what is this weed
This weed is growing in my yard. It started out last year on a narrow strip of grass. Now it has spread to an enormous area of the lawn. I have attached 3 photos. The first shows the seed head at the top of the weed. Number 2 and 3 show the weed in full. It is perhaps 10 inches tall at present, but that is only because I cut the lawn 12 days ago. I presume it would be taller, if I had not cut the grass. Can you ID this please? Thanks.
It looks like you are dealing with crabgrass. Take a look at the following web page for information on this weed and options for controlling it in lawns: https://extension.umd.edu/hgic/crabgrass
I am not an expert, which is why I asked you the question. However, my sense is that it is not crabgrass. Here's why. I applied pre-emergent crabgrass killer both last year and this year to the entire lawn. I used dithiopyr. I have no crabgrass anywhere in the lawn except where this weed is growing. After seeing the weed last year, I concluded that it might be hairy crabgrass, and therefore this year I was particularly careful to make sure I put down enough preventer in that area in particular. I used a split dose at the proper time in the spring. I know that in some years crabgrass preventer does not work well, because there is too much rain or too little rain. However, I was particularly careful to put down the preventer this year just before .5 inches of rain fell. My understanding is that that amount of rain is sufficient to activate the preventer, but not so much that it washes all the preventer too deep in the soil.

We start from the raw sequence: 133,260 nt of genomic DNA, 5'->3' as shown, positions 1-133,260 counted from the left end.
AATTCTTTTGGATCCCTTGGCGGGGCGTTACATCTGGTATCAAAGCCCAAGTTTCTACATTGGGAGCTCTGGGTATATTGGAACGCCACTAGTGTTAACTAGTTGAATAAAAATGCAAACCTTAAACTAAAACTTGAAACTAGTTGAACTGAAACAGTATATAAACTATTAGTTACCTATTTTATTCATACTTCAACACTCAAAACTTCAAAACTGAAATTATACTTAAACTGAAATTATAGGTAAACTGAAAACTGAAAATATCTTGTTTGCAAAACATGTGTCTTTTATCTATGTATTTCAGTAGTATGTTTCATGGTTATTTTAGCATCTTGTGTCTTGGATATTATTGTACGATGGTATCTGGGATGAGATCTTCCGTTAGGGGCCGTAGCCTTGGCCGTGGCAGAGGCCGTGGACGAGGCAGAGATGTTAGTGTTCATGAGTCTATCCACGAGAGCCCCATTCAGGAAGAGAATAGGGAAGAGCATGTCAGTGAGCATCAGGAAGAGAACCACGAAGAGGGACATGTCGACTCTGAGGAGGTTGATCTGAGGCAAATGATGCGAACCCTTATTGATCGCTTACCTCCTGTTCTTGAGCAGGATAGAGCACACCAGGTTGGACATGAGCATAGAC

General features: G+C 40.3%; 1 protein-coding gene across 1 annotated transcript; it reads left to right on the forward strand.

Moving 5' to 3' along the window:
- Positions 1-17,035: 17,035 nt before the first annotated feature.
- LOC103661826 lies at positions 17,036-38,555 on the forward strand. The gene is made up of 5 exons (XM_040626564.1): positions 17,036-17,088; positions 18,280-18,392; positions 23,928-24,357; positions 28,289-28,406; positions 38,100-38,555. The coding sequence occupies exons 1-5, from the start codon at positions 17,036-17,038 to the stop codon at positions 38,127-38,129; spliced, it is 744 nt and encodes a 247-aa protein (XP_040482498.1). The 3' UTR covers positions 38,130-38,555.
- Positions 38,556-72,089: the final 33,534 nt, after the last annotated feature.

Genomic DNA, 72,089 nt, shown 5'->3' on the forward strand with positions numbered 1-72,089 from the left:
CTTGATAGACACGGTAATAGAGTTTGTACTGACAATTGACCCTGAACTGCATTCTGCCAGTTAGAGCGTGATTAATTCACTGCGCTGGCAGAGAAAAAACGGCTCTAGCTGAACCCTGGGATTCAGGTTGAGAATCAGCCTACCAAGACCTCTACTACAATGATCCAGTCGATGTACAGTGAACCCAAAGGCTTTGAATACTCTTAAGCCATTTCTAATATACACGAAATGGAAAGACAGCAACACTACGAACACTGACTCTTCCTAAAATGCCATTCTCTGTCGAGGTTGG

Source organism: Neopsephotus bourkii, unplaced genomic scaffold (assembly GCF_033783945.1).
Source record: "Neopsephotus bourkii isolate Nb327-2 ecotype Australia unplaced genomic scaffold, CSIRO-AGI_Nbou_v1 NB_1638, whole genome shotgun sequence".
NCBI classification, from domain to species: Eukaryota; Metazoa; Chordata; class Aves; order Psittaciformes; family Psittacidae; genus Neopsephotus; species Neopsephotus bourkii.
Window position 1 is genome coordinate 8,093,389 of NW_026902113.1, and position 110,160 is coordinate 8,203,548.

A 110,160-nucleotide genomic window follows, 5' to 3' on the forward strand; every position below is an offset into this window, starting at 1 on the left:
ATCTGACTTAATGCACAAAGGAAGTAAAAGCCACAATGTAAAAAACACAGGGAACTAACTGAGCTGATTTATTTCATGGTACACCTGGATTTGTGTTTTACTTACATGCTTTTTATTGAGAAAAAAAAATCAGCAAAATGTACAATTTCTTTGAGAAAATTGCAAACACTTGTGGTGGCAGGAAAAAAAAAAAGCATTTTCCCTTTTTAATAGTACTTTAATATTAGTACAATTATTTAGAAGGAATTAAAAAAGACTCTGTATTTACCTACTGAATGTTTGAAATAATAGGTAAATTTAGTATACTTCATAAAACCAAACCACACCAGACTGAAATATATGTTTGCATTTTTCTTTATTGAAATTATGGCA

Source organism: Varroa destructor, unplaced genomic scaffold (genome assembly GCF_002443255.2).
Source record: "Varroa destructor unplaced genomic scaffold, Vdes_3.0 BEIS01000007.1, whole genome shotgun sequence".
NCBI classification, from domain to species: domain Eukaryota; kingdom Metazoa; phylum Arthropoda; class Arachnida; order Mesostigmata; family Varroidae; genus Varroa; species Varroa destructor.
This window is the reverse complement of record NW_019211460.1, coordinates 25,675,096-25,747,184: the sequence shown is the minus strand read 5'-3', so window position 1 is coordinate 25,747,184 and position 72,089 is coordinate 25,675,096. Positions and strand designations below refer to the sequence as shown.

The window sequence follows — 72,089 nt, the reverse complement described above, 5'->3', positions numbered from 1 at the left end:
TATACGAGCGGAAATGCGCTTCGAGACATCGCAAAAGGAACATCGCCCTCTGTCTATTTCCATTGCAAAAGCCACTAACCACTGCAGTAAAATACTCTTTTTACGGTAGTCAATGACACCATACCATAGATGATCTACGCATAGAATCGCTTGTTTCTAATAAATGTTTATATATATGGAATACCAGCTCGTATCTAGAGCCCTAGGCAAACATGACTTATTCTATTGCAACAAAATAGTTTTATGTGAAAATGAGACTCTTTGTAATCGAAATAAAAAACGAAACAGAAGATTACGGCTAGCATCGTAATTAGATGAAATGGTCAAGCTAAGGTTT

Given all the care I have given to this problem this year, I'm a bit surprised that I could have even a worse problem than I did last year in this part of the lawn. I have an immense area of this weed in the same area where it was last year, but have no crabgrass anywhere else in the lawn. Could you please take a look at my 3 photos again, and see whether you think it might be any other weed rather than crabgrass. Thank you.
We had one of our county agricultural agents review your photos. He identified this as crabgrass. Timing is everything when it comes to controlling it, even with dithiopyr. This product is a pre-post emergent, but we warmed up in some areas as early as late February.
Chuck Schuster at the Montgomery County Extension office would be glad to work with you on this if you have further questions. You may contact him directly at the number/email provided below.